CS Lewis was an atheist only up until his parents brainwashed him. The lie that he told later in life that became a christian after years and years of being an atheist is just that: a blatant, bald-faced lie told to christians in order to make them feel better about believing their silly, childish myth.

      March 18, 2011 at 9:18 am |
    • NL

      Don-
      Naa, I think you can file Lewis as more likely always having been a believer because he says something to the effect that he was angry at God for not existing. I'm with you in that I don't think that the belief really left him. Was that a bold-faced lie? I don't think that it has to be. There was an article here on CNN Belief all about such people who are 'angry' at God. They may have lost their faith, or feeling that God loves them and is active in their lives, but they are not to be mistaken with people who actually lose their belief that God exists, right? Lewis was about 15 when he lost his faith and then he got it back as an adult under the influence of some heavy hitters in theology, like J. R. R. Tolkien. I find no kinship with his atheistic experience.

      March 18, 2011 at 12:45 pm |
  6. myklds

    Our BRAIN pre-dispose us to BELIEVE in God.

    Q: Why Atheists don't and believe in God and NEVER will

    A: Simply because...they do NOT have something that would "pre-dispose" such BELIEF.

    March 17, 2011 at 9:48 pm |
  7. Me

    On a side note, it's odd to see people arguing over religion considering all of the other problems in America.

    March 17, 2011 at 9:04 pm |
    • Frederica

      The deadliest problem in America today is ungodliness.

      March 18, 2011 at 12:50 am |
    • Mischa

      No, the deadliest problem in the world is how we treat each other so badly in so many different ways. A majority of which are based in religion / superstltion.
      How you view a person tends to determine how you treat them.

      If your view is skewed from reality because of your religion, then how you treat them will not only be skewed, but unrealistic as well.
      To do what is good or best for all is the most selfless thing I can think of – and I don't need the con artist jazz to enjoy helping other people.
      I just like helping people. My lack of religion actually helps me understand how to help people more effectively, and how to relate to the universe more effectively, ethically, and rationally. I can be more moral simply by not supporting your religious madness that whips you into a frenzy and makes you the tool of others.
      Don't be a tool.
      Realize that your religion makes you absolutely vulnerable to being manipulated by unscrupulous people.
      Start from square one and question everything with absolute harsh honesty and you will likely change your tune a bit.

      March 18, 2011 at 2:46 am |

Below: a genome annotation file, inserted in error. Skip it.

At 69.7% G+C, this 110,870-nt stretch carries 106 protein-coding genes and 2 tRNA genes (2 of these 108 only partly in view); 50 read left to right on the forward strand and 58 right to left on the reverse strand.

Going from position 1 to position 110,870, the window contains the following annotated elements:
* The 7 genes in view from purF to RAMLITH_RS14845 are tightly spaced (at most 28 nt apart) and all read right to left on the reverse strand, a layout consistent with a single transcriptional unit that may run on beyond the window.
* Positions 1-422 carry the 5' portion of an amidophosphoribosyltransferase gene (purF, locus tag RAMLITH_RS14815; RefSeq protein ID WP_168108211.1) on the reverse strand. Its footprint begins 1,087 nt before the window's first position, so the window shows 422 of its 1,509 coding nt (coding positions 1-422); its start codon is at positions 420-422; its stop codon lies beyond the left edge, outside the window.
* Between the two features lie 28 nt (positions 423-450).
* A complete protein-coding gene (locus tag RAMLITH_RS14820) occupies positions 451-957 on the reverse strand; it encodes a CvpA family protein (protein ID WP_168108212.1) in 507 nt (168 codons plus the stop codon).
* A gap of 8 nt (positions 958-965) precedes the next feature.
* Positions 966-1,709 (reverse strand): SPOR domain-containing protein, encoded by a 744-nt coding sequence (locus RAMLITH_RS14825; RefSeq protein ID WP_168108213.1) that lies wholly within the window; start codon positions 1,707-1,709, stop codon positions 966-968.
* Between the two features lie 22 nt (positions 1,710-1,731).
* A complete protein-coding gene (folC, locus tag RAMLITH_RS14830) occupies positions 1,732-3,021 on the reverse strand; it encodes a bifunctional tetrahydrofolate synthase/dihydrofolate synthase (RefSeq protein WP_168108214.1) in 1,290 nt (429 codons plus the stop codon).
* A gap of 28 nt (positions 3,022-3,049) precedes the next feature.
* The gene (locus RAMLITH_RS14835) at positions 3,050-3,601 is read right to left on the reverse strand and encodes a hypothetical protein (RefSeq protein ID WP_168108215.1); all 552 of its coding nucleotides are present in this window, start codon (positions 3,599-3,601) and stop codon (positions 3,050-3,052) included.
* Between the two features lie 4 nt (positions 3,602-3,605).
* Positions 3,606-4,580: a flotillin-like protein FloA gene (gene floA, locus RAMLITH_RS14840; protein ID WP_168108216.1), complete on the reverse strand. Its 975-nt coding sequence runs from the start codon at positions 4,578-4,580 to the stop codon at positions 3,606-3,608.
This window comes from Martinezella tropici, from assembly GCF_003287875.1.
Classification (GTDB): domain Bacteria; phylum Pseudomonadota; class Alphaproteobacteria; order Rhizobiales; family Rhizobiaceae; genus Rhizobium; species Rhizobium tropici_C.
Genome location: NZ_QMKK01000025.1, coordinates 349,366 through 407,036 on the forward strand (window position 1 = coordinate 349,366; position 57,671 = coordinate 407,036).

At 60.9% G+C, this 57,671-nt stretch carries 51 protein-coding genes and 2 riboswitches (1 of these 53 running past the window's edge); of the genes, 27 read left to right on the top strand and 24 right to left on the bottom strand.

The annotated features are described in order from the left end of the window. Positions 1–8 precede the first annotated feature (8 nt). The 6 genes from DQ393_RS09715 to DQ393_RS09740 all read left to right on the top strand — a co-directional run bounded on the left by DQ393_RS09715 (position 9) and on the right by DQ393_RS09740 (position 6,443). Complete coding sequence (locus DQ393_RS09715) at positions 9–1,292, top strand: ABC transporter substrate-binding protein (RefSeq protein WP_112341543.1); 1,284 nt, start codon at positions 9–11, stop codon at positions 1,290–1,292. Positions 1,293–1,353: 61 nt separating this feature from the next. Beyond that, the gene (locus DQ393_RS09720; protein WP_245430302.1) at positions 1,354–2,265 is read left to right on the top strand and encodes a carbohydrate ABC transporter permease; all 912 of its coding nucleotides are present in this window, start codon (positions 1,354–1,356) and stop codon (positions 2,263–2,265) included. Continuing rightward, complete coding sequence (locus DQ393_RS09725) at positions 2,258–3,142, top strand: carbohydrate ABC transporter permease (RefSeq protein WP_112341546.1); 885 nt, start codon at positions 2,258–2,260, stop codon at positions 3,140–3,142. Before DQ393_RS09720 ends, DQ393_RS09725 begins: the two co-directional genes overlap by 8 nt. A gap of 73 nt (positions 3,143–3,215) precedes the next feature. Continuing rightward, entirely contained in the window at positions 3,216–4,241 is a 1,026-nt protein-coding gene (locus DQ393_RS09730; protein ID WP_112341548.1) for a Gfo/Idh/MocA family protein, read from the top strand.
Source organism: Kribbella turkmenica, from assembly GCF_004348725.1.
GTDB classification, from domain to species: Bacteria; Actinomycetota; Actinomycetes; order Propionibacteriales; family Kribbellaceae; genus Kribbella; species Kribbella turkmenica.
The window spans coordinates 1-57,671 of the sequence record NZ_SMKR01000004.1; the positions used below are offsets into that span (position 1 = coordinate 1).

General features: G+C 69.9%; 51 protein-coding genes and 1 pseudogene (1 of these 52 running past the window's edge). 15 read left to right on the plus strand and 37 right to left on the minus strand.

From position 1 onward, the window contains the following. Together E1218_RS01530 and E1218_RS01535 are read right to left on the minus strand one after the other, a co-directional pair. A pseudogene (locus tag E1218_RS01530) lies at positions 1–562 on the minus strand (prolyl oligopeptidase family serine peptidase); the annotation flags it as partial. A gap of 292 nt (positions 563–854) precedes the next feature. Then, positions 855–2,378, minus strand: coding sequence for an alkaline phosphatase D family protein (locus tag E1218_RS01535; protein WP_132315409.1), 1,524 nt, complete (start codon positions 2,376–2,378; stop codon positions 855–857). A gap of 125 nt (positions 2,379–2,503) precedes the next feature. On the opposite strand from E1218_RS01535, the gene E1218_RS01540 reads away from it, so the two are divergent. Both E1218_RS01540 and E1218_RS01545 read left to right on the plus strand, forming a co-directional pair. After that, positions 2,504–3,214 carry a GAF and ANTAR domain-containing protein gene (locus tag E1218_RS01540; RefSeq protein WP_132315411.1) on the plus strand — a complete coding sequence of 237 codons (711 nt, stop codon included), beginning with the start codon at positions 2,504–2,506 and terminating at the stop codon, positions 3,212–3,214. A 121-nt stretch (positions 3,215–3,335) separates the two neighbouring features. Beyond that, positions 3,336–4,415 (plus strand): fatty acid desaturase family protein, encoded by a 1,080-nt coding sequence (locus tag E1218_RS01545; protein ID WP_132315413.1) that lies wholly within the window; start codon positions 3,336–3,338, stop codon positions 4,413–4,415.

• Tamerlame

      It is because religion, like politics, deals in the irrational. It is easy to state an arbitrary position while justifying it subjectively.

      March 18, 2011 at 9:41 am |
  8. False Reality

    "My belief in Jesus Christ is my admission that I am an ungodly sinner. I have found that my every impulse and desire is full of God-ignoring, selfishness. I am a complete failure. My only hope is a God who has mercy. My only hope is a God who could justify the ungodly. I am so so sorry if I or any other Christian has ever come off as thinking we are morally superior, indeed I know I have. We are not. Our claiming to be Christians and putting our faith in Jesus is a declaration that we are not good people. By God's grace I am slowly changing and becoming more humble and sympathetic and kind. I am sorry for all the times I have failed to be. I need rescue. I need a Savior."

    This is one major problem with Religion in general...it makes the claim that it has a cure for something that it has already infected you with. You are not born a "sinner" what does this even mean? That you aren't perfect?

    Well of course you aren't because nothing is. You do not need a "Savior", you can grow and become better of your own accord and you'll be an even better individual for having done so on your own.

    March 17, 2011 at 8:34 pm |
    • RealmOfTruth

      @False Reality...FYI, Brent was FAKE. Too bad..your intelligence, wit, logic, rationale, etc. as an Atheist didn't do so much help to spare you from being duped by your fellow Atheist. CRAZY!!!!

      March 17, 2011 at 10:06 pm |
    • RealmOfTruth

      Bent*

      March 17, 2011 at 10:14 pm |
  9. Me

    So then ... an awareness of God is programmed into the brains of the most intelligent species on Earth. Being in intelligent life form involves an instinctive knowledge of God.

    March 17, 2011 at 8:24 pm |
    • Frederica

      The Creator has input the undeniable recognition of God in every creature. Humans are the most rebellious ones, consciously at that. Other creation world acknowledges God far better in their own ways. (Read Psalms)

      March 18, 2011 at 12:55 am |
    • NL

      No, I think the author is trying to say that imagining there is a God is a byproduct of our advanced brains. Kinda like how we can be fooled by optical illusions and such.